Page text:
Massage is believed to positively affect everything from circulation to the body’s metabolism. Swedish massage in particular has been shown to relieve muscle pain, reduce stress, and improve immune function. It can also enhance respiratory function, reduce edema (swelling) due to blocked lymphatic vessels, and aid in the healing of soft-tissue injuries.
Many of the stress-related benefits of massage have never been documented by scientific studies, but during the past 20 years an impressive body of research–mainly on Swedish massage–has nevertheless accumulated. Much of this work was conducted at the University of Miami School of Medicine’s Touch Research Institute, and several studies have been funded by the National Center for Complementary and Alternative Medicine.
Although more controlled trials are needed, the findings have included the following:
-Hospitalized patients who were massaged attributed greater mobility, increased energy, positive mood changes, and a faster rate of recovery to massage therapy.
-Chronic low back pain sufferers reported experiencing less pain, depression, and anxiety–as well as improved sleep–after receiving two 30-minute massage sessions a week for five weeks. Other studies have been contradictory, however; therefore, more research is needed in this area.
-Office workers who were massaged regularly were more alert, performed better, and were less stressed than those who weren’t massaged.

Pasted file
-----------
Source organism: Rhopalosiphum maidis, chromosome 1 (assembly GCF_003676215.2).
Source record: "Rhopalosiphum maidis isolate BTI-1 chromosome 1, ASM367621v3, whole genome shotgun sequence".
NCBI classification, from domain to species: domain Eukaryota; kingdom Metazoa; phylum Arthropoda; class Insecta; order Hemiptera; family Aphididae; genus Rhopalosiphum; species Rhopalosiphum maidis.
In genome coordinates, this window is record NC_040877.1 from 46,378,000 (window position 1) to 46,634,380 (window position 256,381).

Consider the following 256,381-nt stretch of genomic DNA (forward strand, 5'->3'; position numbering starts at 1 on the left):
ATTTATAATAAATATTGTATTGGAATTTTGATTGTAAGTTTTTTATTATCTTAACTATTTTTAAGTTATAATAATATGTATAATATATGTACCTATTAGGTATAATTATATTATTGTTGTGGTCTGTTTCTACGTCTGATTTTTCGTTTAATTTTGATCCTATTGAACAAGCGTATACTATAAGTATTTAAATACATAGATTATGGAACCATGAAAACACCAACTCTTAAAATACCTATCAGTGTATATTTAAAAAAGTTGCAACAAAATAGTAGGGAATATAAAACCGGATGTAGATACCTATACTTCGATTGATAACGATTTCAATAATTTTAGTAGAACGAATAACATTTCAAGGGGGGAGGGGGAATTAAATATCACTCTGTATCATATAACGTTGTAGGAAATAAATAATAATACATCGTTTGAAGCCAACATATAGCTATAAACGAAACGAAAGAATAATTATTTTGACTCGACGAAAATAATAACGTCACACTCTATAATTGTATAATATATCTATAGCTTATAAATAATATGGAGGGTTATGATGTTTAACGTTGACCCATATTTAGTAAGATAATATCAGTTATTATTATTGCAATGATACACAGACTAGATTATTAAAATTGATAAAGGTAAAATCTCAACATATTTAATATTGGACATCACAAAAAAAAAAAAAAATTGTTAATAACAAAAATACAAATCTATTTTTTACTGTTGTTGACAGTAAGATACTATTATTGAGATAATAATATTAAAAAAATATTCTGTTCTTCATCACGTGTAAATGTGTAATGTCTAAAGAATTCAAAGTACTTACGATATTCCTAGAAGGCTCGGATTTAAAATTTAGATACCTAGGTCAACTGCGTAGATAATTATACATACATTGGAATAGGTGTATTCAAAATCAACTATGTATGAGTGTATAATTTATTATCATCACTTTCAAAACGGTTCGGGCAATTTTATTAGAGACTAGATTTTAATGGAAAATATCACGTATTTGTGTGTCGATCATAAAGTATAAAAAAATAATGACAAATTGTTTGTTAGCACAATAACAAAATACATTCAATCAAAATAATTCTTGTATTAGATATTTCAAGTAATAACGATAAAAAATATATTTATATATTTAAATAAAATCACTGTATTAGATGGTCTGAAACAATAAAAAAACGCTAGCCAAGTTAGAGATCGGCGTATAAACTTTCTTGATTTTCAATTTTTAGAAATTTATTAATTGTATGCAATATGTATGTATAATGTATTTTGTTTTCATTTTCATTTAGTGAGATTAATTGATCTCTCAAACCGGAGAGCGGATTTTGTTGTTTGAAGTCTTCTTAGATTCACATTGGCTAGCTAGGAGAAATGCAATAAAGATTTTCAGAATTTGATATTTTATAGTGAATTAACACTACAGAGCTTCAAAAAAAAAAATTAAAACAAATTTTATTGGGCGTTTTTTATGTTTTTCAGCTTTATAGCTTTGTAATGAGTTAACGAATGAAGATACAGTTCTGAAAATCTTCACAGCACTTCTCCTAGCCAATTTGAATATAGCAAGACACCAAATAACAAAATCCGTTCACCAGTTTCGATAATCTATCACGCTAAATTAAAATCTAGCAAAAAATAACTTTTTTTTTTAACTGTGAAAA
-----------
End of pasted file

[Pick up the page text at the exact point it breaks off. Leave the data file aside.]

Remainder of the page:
-Patients with fibromyalgia who received 30-minute massages twice a week for five weeks reported less pain, less stiffness, and less fatigue, as well as fewer nights of difficult sleeping. More studies are needed in this area.
-In burn patients, massage therapy decreased emotional effects (anxiety, tension, depression) and physical symptoms (pain and itching).
Massage has also been shown to have a profound effect on children as well as adults. Premature infants who were massaged, for example, gained weight and were released from the hospital sooner than those who were not massaged. Autistic children showed less erratic behavior after massage.
Other ailments that have responded to massage include chronic fatigue syndrome, osteoarthritis, carpal tunnel syndrome, migraine, and sciatica.
For information on the health benefits of other forms of massage, see the individual entries in the WholeHealthMD Reference Library.